Given Rocker’s comments back in 1999 which caused a stir with the likes of Hillary Clinton and Rudy Giuliani, his stance maybe shouldn’t be a surprise.

“The biggest thing I don’t like about New York are the foreigners,” said Rocker. “I’m not a very big fan of foreigners. You can walk an entire block in Times Square and not hear anybody speaking English.

“Asians and Koreans and Vietnamese and Indians and Russians and Spanish people and everything up there. How the hell did they get in this country?”

Brady isn’t the only NFL personality to give his backing to Trump, with former players Hershcel Walker and Terrell Owens along with ex-Chicago Bears boss Mike Ditka lending their support to him.

Even NBA legend Dennis Rodman has got in the act, firing back at Ted Cruz after being called out by Trump’s rival on Twitter.

Former heavyweight boxer Mike Tyson has also thrown his weight behind Trump during an interview with FOX 5 New York.

He said: “If you want to get this city out of a dump, you better vote on Trump. OK? He’s an underdog and no one likes the fact that he is winning. I know Trump. This is a good thing. Vote on Trump.”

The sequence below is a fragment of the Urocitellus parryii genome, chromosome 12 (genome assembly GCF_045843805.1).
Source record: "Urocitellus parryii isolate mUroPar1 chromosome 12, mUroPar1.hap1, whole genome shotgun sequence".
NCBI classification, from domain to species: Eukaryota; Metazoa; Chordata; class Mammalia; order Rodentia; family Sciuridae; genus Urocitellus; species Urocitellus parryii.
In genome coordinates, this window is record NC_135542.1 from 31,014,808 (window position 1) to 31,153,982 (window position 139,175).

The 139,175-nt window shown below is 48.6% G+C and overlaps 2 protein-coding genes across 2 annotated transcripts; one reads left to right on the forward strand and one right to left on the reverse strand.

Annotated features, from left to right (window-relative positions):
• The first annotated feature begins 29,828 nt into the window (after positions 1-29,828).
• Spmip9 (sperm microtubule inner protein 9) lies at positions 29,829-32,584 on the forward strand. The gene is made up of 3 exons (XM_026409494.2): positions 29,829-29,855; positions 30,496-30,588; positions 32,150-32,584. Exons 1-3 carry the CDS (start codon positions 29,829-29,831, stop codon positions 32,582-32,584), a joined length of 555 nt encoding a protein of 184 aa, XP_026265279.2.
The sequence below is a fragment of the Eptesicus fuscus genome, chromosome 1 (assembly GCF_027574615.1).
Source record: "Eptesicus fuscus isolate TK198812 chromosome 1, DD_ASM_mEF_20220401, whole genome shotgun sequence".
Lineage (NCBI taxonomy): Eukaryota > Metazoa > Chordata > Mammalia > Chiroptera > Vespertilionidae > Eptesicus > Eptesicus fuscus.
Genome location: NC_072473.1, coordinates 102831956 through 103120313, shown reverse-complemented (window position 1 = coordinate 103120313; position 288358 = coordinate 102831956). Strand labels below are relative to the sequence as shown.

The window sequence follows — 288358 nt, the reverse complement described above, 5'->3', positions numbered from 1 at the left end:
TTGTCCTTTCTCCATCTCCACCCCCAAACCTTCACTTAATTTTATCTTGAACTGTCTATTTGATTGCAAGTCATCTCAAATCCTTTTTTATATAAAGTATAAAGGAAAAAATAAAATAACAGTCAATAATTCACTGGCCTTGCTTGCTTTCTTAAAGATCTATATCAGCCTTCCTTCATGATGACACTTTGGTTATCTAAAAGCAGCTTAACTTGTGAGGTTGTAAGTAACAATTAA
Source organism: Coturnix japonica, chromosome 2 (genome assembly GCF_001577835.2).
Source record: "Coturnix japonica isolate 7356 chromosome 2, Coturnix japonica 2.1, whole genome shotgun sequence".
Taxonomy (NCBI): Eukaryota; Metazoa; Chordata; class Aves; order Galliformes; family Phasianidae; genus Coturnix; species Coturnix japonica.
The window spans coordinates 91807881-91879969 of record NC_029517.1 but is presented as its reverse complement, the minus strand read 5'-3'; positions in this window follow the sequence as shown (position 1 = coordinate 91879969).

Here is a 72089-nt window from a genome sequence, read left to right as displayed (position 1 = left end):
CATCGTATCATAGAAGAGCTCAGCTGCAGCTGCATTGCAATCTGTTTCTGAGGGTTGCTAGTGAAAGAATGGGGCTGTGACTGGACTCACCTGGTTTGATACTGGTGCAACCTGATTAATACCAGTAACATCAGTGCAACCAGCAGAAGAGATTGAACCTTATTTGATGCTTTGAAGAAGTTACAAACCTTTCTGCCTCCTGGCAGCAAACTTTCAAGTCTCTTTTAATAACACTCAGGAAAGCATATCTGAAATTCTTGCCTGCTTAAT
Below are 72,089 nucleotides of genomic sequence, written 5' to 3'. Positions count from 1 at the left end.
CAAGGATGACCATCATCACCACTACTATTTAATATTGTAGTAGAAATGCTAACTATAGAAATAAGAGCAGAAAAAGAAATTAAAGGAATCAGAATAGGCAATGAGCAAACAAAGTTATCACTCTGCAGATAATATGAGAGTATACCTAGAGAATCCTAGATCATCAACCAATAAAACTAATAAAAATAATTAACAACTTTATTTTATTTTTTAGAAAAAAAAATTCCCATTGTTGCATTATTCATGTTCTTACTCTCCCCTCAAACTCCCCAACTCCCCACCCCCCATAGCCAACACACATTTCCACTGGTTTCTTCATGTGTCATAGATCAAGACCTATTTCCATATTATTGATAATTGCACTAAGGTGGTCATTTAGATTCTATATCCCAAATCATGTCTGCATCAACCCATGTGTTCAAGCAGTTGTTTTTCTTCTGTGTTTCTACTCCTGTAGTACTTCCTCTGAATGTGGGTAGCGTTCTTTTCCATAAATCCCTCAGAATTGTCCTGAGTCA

‘Watermelon boy’ captures imagination in Australian Big Bash record crowd

Ten-year-old Mitchell Schibeci has gained instant cult status after being filmed eating an entire watermelon at a cricket match in Australia.

The youngster has quickly been dubbed ‘watermelon boy’ after he tucked in and ate the giant fruit, rind and all, at the Melbourne Cricket Ground on Saturday.

Schibeci’s actions were captured on the MCG big screen, with television audiences keeping track of his efforts and social media erupting.

The suddenly famous youngster was part of a 80,883 record crowd at the Big Bash League clash between Melbourne rivals Stars and Renegades, which the former won by seven wickets.

Michel Schibeci’s father, Tony Schibeci a Melbourne radio show host and said that his son had devised the stunt as a way of getting on TV.